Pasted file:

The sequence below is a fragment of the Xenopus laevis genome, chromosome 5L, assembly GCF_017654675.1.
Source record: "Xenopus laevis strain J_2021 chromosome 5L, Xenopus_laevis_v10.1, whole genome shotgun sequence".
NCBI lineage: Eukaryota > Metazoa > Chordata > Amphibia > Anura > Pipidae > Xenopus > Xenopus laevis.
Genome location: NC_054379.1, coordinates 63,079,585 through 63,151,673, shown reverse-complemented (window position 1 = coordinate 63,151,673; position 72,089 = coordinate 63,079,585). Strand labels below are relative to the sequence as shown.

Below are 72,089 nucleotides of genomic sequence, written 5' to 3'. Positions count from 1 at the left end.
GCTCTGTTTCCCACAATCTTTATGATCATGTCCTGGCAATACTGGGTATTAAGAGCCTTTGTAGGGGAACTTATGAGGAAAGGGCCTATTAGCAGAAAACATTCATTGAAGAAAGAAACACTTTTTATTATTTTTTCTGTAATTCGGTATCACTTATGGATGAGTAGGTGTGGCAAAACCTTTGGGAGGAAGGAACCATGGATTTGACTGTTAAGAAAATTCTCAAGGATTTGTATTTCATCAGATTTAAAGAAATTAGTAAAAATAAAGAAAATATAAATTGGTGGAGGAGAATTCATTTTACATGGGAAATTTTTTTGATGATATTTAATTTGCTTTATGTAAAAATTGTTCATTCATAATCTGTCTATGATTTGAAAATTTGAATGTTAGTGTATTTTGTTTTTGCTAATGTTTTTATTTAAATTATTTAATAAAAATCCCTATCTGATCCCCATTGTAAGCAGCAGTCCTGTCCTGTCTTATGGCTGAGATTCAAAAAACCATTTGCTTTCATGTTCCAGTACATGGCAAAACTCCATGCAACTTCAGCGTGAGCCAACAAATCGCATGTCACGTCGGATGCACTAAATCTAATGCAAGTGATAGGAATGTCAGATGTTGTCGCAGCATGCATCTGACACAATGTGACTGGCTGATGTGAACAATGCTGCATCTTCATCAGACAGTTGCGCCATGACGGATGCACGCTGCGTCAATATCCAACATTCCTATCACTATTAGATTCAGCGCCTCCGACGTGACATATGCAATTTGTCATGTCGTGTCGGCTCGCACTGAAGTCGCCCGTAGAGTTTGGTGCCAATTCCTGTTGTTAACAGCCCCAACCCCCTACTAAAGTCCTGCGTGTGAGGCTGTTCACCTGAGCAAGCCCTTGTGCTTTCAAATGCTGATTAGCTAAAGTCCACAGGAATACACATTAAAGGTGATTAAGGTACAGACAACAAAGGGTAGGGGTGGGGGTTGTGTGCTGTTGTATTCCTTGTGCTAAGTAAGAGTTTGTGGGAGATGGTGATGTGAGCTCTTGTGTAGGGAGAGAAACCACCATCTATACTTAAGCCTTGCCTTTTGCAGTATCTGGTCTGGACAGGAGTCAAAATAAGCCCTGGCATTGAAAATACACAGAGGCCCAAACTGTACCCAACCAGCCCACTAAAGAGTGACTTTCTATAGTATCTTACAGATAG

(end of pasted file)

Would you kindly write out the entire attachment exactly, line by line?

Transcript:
The sequence below is a fragment of the Xenopus laevis genome, chromosome 5L, assembly GCF_017654675.1.
Source record: "Xenopus laevis strain J_2021 chromosome 5L, Xenopus_laevis_v10.1, whole genome shotgun sequence".
NCBI lineage: Eukaryota > Metazoa > Chordata > Amphibia > Anura > Pipidae > Xenopus > Xenopus laevis.
Genome location: NC_054379.1, coordinates 63,079,585 through 63,151,673, shown reverse-complemented (window position 1 = coordinate 63,151,673; position 72,089 = coordinate 63,079,585). Strand labels below are relative to the sequence as shown.

Below are 72,089 nucleotides of genomic sequence, written 5' to 3'. Positions count from 1 at the left end.
GCTCTGTTTCCCACAATCTTTATGATCATGTCCTGGCAATACTGGGTATTAAGAGCCTTTGTAGGGGAACTTATGAGGAAAGGGCCTATTAGCAGAAAACATTCATTGAAGAAAGAAACACTTTTTATTATTTTTTCTGTAATTCGGTATCACTTATGGATGAGTAGGTGTGGCAAAACCTTTGGGAGGAAGGAACCATGGATTTGACTGTTAAGAAAATTCTCAAGGATTTGTATTTCATCAGATTTAAAGAAATTAGTAAAAATAAAGAAAATATAAATTGGTGGAGGAGAATTCATTTTACATGGGAAATTTTTTTGATGATATTTAATTTGCTTTATGTAAAAATTGTTCATTCATAATCTGTCTATGATTTGAAAATTTGAATGTTAGTGTATTTTGTTTTTGCTAATGTTTTTATTTAAATTATTTAATAAAAATCCCTATCTGATCCCCATTGTAAGCAGCAGTCCTGTCCTGTCTTATGGCTGAGATTCAAAAAACCATTTGCTTTCATGTTCCAGTACATGGCAAAACTCCATGCAACTTCAGCGTGAGCCAACAAATCGCATGTCACGTCGGATGCACTAAATCTAATGCAAGTGATAGGAATGTCAGATGTTGTCGCAGCATGCATCTGACACAATGTGACTGGCTGATGTGAACAATGCTGCATCTTCATCAGACAGTTGCGCCATGACGGATGCACGCTGCGTCAATATCCAACATTCCTATCACTATTAGATTCAGCGCCTCCGACGTGACATATGCAATTTGTCATGTCGTGTCGGCTCGCACTGAAGTCGCCCGTAGAGTTTGGTGCCAATTCCTGTTGTTAACAGCCCCAACCCCCTACTAAAGTCCTGCGTGTGAGGCTGTTCACCTGAGCAAGCCCTTGTGCTTTCAAATGCTGATTAGCTAAAGTCCACAGGAATACACATTAAAGGTGATTAAGGTACAGACAACAAAGGGTAGGGGTGGGGGTTGTGTGCTGTTGTATTCCTTGTGCTAAGTAAGAGTTTGTGGGAGATGGTGATGTGAGCTCTTGTGTAGGGAGAGAAACCACCATCTATACTTAAGCCTTGCCTTTTGCAGTATCTGGTCTGGACAGGAGTCAAAATAAGCCCTGGCATTGAAAATACACAGAGGCCCAAACTGTACCCAACCAGCCCACTAAAGAGTGACTTTCTATAGTATCTTACAGATAG